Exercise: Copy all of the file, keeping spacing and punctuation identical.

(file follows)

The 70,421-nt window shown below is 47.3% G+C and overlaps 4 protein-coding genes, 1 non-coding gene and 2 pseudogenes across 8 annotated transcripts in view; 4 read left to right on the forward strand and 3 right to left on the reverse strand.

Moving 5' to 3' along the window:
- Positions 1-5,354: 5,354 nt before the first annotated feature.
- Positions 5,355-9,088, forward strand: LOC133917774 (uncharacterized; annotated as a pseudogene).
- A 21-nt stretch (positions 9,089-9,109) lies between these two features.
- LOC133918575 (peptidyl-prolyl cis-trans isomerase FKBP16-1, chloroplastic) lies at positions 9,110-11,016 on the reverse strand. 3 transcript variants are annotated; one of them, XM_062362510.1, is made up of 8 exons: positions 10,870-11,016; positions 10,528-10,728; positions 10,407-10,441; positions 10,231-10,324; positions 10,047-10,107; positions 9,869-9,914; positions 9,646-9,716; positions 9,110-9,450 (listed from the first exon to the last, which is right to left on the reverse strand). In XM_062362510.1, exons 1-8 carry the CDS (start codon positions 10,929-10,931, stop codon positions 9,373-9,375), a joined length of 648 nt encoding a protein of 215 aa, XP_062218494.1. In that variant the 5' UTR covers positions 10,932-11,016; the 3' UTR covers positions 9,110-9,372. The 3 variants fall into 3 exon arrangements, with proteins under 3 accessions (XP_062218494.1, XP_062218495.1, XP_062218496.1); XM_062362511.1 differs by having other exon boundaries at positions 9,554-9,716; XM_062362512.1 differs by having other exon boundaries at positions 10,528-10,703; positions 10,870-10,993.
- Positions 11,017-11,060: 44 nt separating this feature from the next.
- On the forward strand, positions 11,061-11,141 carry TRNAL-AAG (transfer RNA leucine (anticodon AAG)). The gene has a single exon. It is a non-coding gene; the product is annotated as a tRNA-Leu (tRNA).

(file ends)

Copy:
The 70,421-nt window shown below is 47.3% G+C and overlaps 4 protein-coding genes, 1 non-coding gene and 2 pseudogenes across 8 annotated transcripts in view; 4 read left to right on the forward strand and 3 right to left on the reverse strand.

Moving 5' to 3' along the window:
- Positions 1-5,354: 5,354 nt before the first annotated feature.
- Positions 5,355-9,088, forward strand: LOC133917774 (uncharacterized; annotated as a pseudogene).
- A 21-nt stretch (positions 9,089-9,109) lies between these two features.
- LOC133918575 (peptidyl-prolyl cis-trans isomerase FKBP16-1, chloroplastic) lies at positions 9,110-11,016 on the reverse strand. 3 transcript variants are annotated; one of them, XM_062362510.1, is made up of 8 exons: positions 10,870-11,016; positions 10,528-10,728; positions 10,407-10,441; positions 10,231-10,324; positions 10,047-10,107; positions 9,869-9,914; positions 9,646-9,716; positions 9,110-9,450 (listed from the first exon to the last, which is right to left on the reverse strand). In XM_062362510.1, exons 1-8 carry the CDS (start codon positions 10,929-10,931, stop codon positions 9,373-9,375), a joined length of 648 nt encoding a protein of 215 aa, XP_062218494.1. In that variant the 5' UTR covers positions 10,932-11,016; the 3' UTR covers positions 9,110-9,372. The 3 variants fall into 3 exon arrangements, with proteins under 3 accessions (XP_062218494.1, XP_062218495.1, XP_062218496.1); XM_062362511.1 differs by having other exon boundaries at positions 9,554-9,716; XM_062362512.1 differs by having other exon boundaries at positions 10,528-10,703; positions 10,870-10,993.
- Positions 11,017-11,060: 44 nt separating this feature from the next.
- On the forward strand, positions 11,061-11,141 carry TRNAL-AAG (transfer RNA leucine (anticodon AAG)). The gene has a single exon. It is a non-coding gene; the product is annotated as a tRNA-Leu (tRNA).